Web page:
We were aiming to stay in a small village at a friend of Kim's aunt and uncle that was slightly off the beaten path. A terrential down pour started and things started to look a bit bleak. Once we arrived at the village we found out that they turned the power off to the entire village. Apparently all of these little villages rotate each week to turn off all power for one day to save energy. If only we could learn by such an example. As a result of this we opted for the cozy hotel in the next large town. It was a good thing too b/c Kim apparently is a human mosquito magnet. Seriously if you don't want to wear bug spray just take Kim along with you. The bugs will literally bypass you and eat Kimi.
Day 10 12/28/08
We finally reached Rach Gia where Kim's family lived for many years and where the great Kim Nguyen entered this world. Apparently the town has developed significantly since her family fled the country in the mid 80s. An array of colorful condos now line the river front in downtown. We took a brief drive through tour and then headed over to Kim's family's old house.
The house lies across the river from downtown. We took a small row boat over there (see pic) and you could see a lot of the cottages on the water that looked like they were near toppling over. The Nguyen family house was designed by Kim's mother and the land around the house was owned by their family including a saw mill right next door. After the Viet Nam war the communists came and kicked Kim's family out on the street and confiscated their house, business, and other parcels of land. At that time the house was the tallest building on that side of the river and still remains as one of the tallest houses there today. When we arrived it was quite emotional to see Kim's mother standing and looking at her old house, reflecting on memories of the past.
I was expecting to see another family living there, but apparently the communists still use it as a government office. They allowed us to take a tour of the house and mom explained how the house was set up and so forth. On the top balcony is where I mustered up the courage to ask Kim to marry me. It didn't go quite as I planned b/c all the smooth things that I thought in my head to say turned out to be a jumbled mess, but she did say yes (thank God!) so it all worked out (see pic of engagement spot).
After the house we headed to Can Tho, which I do believe is the 3rd largest city in Viet Nam and in the heart of the Mekong Delta. We arrived just before dusk and we had one mission while we were there: find Phung Hiep. Phung Hiep is the largest floating market in the region. You can purchase fish and other various items, but the main attraction is the plethora of fruit! All throughout the trip we gorged ourselves on all sorts of various fruits such as dragon fruit, lychee, and chirimoya. I have never eaten so much fruit in my life, but it was fantastic and now we are off in search of more.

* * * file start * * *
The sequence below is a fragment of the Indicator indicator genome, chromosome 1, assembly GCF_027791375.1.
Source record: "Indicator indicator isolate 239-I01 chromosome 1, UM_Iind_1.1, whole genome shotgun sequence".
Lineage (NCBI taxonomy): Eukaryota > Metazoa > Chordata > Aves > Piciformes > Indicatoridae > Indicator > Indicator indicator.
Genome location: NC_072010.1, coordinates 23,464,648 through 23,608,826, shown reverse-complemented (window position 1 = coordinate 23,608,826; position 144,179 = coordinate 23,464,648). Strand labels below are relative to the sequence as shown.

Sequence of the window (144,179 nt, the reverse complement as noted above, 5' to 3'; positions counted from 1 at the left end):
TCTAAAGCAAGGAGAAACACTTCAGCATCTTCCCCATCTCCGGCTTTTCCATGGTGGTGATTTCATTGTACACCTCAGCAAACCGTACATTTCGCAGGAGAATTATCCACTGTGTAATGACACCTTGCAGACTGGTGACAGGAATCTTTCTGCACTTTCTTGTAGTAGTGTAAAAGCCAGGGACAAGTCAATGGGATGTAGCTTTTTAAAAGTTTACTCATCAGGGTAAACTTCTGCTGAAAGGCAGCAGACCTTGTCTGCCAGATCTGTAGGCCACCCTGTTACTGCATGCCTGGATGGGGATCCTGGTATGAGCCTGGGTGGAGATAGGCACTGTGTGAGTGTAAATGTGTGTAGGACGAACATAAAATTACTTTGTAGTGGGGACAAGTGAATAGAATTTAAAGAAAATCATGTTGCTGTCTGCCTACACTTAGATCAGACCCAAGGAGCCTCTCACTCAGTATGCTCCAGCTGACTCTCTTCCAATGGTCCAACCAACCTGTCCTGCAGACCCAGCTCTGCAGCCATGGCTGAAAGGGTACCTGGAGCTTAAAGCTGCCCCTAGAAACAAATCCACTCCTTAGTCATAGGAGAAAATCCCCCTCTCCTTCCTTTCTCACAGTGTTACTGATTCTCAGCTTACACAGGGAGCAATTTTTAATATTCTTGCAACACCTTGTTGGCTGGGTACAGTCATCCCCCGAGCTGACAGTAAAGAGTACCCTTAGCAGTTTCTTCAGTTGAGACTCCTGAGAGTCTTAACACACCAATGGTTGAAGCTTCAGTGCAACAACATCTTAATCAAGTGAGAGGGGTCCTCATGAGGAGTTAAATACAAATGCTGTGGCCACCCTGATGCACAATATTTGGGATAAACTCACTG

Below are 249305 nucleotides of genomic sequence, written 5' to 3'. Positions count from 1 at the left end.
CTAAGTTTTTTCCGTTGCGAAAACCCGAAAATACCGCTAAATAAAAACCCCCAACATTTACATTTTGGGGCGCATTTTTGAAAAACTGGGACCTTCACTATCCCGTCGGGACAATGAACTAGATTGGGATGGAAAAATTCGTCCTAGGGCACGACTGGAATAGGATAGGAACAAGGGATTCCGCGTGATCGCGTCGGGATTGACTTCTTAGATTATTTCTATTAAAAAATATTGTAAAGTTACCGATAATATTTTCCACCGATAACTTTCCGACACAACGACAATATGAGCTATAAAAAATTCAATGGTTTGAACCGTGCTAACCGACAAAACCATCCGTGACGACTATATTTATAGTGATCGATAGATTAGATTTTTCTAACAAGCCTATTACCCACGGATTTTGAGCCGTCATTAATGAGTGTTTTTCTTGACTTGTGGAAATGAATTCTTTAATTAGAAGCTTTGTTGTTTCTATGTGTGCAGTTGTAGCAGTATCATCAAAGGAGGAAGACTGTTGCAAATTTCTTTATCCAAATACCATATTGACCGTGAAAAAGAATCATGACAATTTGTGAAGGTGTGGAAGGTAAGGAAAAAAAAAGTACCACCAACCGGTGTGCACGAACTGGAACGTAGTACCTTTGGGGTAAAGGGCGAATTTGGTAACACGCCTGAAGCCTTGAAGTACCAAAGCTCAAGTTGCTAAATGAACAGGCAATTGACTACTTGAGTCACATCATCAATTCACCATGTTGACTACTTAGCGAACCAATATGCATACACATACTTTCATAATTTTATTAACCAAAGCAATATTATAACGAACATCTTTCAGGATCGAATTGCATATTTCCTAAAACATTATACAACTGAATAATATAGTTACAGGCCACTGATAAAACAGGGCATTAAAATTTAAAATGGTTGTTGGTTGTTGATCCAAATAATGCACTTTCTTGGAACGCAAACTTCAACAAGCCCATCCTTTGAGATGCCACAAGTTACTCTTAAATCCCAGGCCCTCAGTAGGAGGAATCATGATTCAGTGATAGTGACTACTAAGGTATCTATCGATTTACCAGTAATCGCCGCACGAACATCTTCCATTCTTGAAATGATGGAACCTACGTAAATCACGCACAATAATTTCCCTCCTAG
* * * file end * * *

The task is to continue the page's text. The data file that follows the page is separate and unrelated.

We bargained with a lady to take us over and we hoped onto this small motor boat down the river. Kim's mom on the trip talked about how entire families would live on these small fishing boats and I couldn't envision it unless I saw it with my own eyes. Then as we were riding along I saw many families all huddled in their fishing boats. It was quite remarkable and sad (see pic). We eventually got to the floating markets, but very few boats remained since it was so late. However, we did manage to purchase some pineapple so it made the trip worthwhile.
Once we arrived back we ate dinner at a small street vendor. In Viet Nam a space on the sidewalk is as good as a restaurant. We had some incredible food straight from a vendor on the sidewalk. It seems anywhere you go in Viet Nam the food is incredible. I also had one of my personal favorite vietnamese cuisines, balut, or as I call it by my literal translation "baby duck fetus." Basically you crack the duck egg open at the top and scoop out the goodness. You eat everything from the beak to the feathers and you know, it is quite good. Dip it in a little salt, pepper and lime juice and mmmmmm....delicious!
I just want to add real quick that we were in Can Tho when Viet Nam beat Thailand for the first time ever in a soccer match and not only that won the Asian cup. The Vietnamese literally partied all night long.
Day 11 12/29/08
Basically we drove straight to the airport and that concluded our vacation in Viet Nam. If you want to see more pics then what is shown below click on the slideshow off to the right and it will take you to Kim's picassa web page. From here you can see all of our photos from various trips. I congratulate you if you actually made it this far as I practically wrote a novel. Good day
Death crossing to Ben Thanh Market
I swear, the chickens were alive when we left (dinner in Saigon)
Crab and snails at Vung Tau
No, there is no trick photography here I really am this white (Vung Tao)
The old ladies didn't stand a chance against Dustin and I's ravenous eating.
Picture perfect (Halong Bay)
Those lights, in the cave....completely natural (Denny & Thu Halong Bay)
Lunch (floating village Halong Bay)
Lined up to take us to Trang An
Ahh goat blood soup
This pic goes out to my Vegetarian sisters
Kim's aunt's house
Kim's aunt & uncle
On the way to the Nguyen family house (Rach Gia)
Where I popped the question (Rach Gia)
Homes on the riverside of Can Tho
An entire family lived on this fishing boat
Ah yeah, bring on the baby duck fetus